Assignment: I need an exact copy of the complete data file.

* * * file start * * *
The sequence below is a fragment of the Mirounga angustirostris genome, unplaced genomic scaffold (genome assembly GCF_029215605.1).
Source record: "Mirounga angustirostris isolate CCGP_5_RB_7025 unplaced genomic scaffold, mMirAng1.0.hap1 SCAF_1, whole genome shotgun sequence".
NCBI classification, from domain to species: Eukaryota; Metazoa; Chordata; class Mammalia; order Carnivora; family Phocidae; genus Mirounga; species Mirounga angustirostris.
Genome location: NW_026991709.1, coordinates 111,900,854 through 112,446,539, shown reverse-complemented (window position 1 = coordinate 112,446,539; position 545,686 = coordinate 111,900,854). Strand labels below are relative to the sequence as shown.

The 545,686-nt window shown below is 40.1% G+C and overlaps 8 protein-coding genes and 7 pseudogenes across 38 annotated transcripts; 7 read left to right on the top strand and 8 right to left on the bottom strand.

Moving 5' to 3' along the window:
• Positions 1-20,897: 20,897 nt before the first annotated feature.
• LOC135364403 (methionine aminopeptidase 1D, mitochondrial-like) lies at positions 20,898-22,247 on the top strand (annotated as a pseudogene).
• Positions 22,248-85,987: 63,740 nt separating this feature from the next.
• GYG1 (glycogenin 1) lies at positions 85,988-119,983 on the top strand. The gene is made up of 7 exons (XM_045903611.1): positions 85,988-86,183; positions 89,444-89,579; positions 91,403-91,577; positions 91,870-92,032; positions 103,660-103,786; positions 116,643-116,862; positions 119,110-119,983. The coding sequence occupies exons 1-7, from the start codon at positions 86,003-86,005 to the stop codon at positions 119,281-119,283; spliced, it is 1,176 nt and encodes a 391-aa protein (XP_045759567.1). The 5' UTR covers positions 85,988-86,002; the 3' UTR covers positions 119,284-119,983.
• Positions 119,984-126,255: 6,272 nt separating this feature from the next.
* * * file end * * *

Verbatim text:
The sequence below is a fragment of the Mirounga angustirostris genome, unplaced genomic scaffold (genome assembly GCF_029215605.1).
Source record: "Mirounga angustirostris isolate CCGP_5_RB_7025 unplaced genomic scaffold, mMirAng1.0.hap1 SCAF_1, whole genome shotgun sequence".
NCBI classification, from domain to species: Eukaryota; Metazoa; Chordata; class Mammalia; order Carnivora; family Phocidae; genus Mirounga; species Mirounga angustirostris.
Genome location: NW_026991709.1, coordinates 111,900,854 through 112,446,539, shown reverse-complemented (window position 1 = coordinate 112,446,539; position 545,686 = coordinate 111,900,854). Strand labels below are relative to the sequence as shown.

The 545,686-nt window shown below is 40.1% G+C and overlaps 8 protein-coding genes and 7 pseudogenes across 38 annotated transcripts; 7 read left to right on the top strand and 8 right to left on the bottom strand.

Moving 5' to 3' along the window:
• Positions 1-20,897: 20,897 nt before the first annotated feature.
• LOC135364403 (methionine aminopeptidase 1D, mitochondrial-like) lies at positions 20,898-22,247 on the top strand (annotated as a pseudogene).
• Positions 22,248-85,987: 63,740 nt separating this feature from the next.
• GYG1 (glycogenin 1) lies at positions 85,988-119,983 on the top strand. The gene is made up of 7 exons (XM_045903611.1): positions 85,988-86,183; positions 89,444-89,579; positions 91,403-91,577; positions 91,870-92,032; positions 103,660-103,786; positions 116,643-116,862; positions 119,110-119,983. The coding sequence occupies exons 1-7, from the start codon at positions 86,003-86,005 to the stop codon at positions 119,281-119,283; spliced, it is 1,176 nt and encodes a 391-aa protein (XP_045759567.1). The 5' UTR covers positions 85,988-86,002; the 3' UTR covers positions 119,284-119,983.
• Positions 119,984-126,255: 6,272 nt separating this feature from the next.